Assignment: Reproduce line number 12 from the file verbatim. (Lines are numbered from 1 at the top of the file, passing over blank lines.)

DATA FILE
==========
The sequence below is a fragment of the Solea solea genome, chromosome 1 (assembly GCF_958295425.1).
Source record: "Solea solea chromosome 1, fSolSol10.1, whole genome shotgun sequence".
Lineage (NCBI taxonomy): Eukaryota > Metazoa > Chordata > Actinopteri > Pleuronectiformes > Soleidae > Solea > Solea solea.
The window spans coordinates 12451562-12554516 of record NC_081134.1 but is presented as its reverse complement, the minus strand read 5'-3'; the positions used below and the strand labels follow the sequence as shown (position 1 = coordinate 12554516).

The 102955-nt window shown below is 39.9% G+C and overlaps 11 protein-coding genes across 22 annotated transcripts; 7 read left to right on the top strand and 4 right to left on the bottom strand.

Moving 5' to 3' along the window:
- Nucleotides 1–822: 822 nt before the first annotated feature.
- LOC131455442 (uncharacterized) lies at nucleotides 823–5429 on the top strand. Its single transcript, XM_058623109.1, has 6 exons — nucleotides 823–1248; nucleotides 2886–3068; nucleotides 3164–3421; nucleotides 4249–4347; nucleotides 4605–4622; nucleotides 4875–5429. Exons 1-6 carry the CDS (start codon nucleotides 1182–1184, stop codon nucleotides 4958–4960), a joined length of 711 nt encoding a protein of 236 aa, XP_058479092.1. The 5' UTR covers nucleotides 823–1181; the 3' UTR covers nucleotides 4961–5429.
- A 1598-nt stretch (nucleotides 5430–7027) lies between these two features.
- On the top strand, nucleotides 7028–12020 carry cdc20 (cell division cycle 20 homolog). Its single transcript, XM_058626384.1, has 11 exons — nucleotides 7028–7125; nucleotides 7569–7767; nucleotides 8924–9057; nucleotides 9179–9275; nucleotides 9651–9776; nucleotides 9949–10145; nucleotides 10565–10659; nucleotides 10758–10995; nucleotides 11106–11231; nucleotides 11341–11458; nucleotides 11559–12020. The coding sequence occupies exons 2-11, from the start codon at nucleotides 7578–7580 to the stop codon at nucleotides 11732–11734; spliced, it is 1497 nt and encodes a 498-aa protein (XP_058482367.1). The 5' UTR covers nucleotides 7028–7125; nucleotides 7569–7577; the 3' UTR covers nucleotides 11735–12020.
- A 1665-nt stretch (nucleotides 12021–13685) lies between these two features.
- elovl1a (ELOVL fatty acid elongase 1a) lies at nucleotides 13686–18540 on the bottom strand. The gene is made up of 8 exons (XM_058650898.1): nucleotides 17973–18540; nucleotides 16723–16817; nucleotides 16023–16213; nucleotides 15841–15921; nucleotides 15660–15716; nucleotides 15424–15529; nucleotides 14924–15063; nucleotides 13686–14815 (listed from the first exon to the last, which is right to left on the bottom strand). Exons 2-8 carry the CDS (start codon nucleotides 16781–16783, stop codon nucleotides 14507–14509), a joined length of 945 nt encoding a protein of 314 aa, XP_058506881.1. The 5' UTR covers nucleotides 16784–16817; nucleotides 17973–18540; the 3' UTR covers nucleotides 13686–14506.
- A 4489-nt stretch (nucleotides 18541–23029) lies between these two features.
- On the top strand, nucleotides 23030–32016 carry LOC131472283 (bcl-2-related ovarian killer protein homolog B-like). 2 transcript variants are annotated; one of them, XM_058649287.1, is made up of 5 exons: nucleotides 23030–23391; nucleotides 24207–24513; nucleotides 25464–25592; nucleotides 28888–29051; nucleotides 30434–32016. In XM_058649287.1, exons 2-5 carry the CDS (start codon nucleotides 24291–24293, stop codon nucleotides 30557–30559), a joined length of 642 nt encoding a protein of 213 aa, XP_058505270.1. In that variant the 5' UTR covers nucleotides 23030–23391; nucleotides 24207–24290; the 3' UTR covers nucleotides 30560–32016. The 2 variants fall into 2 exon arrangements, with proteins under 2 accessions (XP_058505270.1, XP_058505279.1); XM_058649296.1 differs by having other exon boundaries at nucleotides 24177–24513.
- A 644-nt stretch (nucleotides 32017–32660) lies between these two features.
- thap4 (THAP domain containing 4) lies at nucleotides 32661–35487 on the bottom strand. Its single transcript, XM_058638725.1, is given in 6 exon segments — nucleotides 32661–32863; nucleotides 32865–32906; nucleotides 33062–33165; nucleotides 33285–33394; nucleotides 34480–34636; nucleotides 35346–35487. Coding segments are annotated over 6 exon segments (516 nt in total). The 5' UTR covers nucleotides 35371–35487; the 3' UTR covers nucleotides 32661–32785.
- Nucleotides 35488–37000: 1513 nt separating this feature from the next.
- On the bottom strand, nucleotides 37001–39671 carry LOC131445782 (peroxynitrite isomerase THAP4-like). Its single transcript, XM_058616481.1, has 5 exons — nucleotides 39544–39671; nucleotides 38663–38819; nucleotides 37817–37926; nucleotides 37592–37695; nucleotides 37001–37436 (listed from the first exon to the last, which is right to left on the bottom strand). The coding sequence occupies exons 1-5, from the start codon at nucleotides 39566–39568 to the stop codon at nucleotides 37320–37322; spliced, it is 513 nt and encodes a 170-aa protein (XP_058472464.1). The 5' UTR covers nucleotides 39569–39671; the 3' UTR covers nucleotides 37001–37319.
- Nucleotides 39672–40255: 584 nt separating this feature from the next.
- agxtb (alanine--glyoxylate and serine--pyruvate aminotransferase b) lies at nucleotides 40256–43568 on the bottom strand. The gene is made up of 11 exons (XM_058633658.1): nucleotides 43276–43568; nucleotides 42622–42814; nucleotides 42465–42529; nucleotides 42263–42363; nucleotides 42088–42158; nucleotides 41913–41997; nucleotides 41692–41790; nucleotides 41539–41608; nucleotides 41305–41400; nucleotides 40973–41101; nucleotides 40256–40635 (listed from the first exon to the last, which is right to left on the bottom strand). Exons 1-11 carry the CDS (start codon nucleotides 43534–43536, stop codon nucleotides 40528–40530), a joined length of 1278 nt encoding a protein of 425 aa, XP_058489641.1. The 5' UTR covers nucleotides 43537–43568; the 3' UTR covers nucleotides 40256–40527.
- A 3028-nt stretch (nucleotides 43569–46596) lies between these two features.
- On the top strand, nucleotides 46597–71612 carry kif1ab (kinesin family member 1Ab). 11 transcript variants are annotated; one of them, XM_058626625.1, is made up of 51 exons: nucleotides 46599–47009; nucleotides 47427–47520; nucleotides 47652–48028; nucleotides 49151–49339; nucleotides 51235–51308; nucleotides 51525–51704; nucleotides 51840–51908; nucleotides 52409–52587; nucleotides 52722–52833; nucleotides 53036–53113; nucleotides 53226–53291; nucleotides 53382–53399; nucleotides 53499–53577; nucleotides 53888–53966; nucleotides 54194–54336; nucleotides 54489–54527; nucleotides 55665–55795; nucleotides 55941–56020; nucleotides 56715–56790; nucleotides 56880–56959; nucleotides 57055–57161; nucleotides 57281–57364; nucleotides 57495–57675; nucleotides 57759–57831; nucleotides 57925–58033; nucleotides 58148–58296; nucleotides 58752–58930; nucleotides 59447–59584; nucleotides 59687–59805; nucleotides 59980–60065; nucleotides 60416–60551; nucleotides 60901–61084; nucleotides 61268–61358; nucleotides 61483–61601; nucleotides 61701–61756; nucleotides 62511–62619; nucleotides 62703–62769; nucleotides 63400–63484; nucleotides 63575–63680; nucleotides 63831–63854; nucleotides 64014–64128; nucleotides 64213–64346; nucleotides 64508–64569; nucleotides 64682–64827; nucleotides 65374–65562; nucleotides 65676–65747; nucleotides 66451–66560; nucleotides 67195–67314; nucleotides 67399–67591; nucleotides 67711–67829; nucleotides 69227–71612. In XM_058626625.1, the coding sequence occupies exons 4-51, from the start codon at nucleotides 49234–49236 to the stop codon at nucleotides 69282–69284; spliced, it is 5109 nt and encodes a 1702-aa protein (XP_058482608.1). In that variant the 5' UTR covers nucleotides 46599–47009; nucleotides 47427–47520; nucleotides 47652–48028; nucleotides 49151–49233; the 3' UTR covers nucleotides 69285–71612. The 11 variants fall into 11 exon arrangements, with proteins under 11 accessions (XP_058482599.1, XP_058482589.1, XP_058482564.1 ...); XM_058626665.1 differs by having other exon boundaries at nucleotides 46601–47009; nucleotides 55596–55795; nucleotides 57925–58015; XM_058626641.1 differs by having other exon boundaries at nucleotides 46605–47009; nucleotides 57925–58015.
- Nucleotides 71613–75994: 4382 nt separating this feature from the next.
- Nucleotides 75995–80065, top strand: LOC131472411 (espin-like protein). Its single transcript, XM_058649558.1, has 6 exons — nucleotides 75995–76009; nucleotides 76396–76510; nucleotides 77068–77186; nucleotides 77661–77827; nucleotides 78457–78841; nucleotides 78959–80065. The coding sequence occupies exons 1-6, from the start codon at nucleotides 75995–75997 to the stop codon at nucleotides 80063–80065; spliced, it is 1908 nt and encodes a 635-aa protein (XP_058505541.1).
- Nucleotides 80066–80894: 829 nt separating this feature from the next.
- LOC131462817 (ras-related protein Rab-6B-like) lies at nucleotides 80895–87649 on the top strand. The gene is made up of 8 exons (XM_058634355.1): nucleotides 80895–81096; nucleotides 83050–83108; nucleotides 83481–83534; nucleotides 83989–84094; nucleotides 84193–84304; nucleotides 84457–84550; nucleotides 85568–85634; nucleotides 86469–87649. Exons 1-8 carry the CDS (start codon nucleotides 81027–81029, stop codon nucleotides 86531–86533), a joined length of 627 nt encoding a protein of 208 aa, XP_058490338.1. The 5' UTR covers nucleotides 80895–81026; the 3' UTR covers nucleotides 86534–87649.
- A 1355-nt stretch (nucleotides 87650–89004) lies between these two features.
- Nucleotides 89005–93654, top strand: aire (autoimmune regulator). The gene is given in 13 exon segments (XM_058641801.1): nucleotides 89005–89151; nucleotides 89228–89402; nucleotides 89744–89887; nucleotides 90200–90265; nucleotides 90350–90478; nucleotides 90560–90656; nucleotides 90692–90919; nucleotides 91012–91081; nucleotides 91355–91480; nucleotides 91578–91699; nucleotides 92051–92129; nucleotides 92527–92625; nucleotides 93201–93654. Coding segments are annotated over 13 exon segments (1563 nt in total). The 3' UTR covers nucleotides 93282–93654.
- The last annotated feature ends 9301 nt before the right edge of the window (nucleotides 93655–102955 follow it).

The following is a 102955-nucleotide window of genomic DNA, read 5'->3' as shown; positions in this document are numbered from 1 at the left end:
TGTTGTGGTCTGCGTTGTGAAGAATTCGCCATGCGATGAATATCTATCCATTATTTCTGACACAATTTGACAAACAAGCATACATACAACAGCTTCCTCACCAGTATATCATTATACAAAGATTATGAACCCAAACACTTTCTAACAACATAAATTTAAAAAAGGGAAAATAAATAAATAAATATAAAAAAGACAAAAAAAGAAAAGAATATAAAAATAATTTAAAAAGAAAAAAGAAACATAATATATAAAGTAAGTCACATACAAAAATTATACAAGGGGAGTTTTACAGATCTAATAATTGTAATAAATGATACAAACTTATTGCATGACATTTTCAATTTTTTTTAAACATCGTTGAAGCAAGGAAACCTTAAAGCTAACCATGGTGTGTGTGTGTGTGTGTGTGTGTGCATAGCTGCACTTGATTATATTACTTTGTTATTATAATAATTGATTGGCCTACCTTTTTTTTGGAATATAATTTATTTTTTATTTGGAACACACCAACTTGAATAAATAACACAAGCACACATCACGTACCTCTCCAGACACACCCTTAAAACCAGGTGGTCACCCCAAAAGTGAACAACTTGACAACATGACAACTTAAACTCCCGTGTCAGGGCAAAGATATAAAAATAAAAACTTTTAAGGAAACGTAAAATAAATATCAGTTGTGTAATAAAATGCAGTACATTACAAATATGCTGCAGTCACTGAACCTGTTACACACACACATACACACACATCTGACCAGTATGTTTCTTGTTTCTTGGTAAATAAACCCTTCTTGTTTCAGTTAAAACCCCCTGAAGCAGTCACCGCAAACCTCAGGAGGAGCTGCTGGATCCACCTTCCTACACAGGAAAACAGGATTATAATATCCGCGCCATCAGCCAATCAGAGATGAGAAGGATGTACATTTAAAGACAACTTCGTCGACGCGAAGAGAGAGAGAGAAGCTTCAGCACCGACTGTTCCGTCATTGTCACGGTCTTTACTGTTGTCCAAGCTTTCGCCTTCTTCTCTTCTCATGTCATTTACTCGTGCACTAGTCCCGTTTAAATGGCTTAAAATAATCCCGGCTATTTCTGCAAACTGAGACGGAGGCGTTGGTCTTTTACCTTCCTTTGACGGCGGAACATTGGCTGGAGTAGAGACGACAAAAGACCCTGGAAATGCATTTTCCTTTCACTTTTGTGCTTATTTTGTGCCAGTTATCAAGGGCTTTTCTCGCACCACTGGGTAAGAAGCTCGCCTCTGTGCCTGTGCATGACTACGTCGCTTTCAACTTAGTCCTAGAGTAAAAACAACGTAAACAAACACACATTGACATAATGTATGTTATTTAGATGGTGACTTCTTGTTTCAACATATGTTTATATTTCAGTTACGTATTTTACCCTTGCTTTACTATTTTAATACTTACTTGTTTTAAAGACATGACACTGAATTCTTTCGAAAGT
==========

- elovl1a (ELOVL fatty acid elongase 1a) lies at nucleotides 13686–18540 on the bottom strand. The gene is made up of 8 exons (XM_058650898.1): nucleotides 17973–18540; nucleotides 16723–16817; nucleotides 16023–16213; nucleotides 15841–15921; nucleotides 15660–15716; nucleotides 15424–15529; nucleotides 14924–15063; nucleotides 13686–14815 (listed from the first exon to the last, which is right to left on the bottom strand). Exons 2-8 carry the CDS (start codon nucleotides 16781–16783, stop codon nucleotides 14507–14509), a joined length of 945 nt encoding a protein of 314 aa, XP_058506881.1. The 5' UTR covers nucleotides 16784–16817; nucleotides 17973–18540; the 3' UTR covers nucleotides 13686–14506.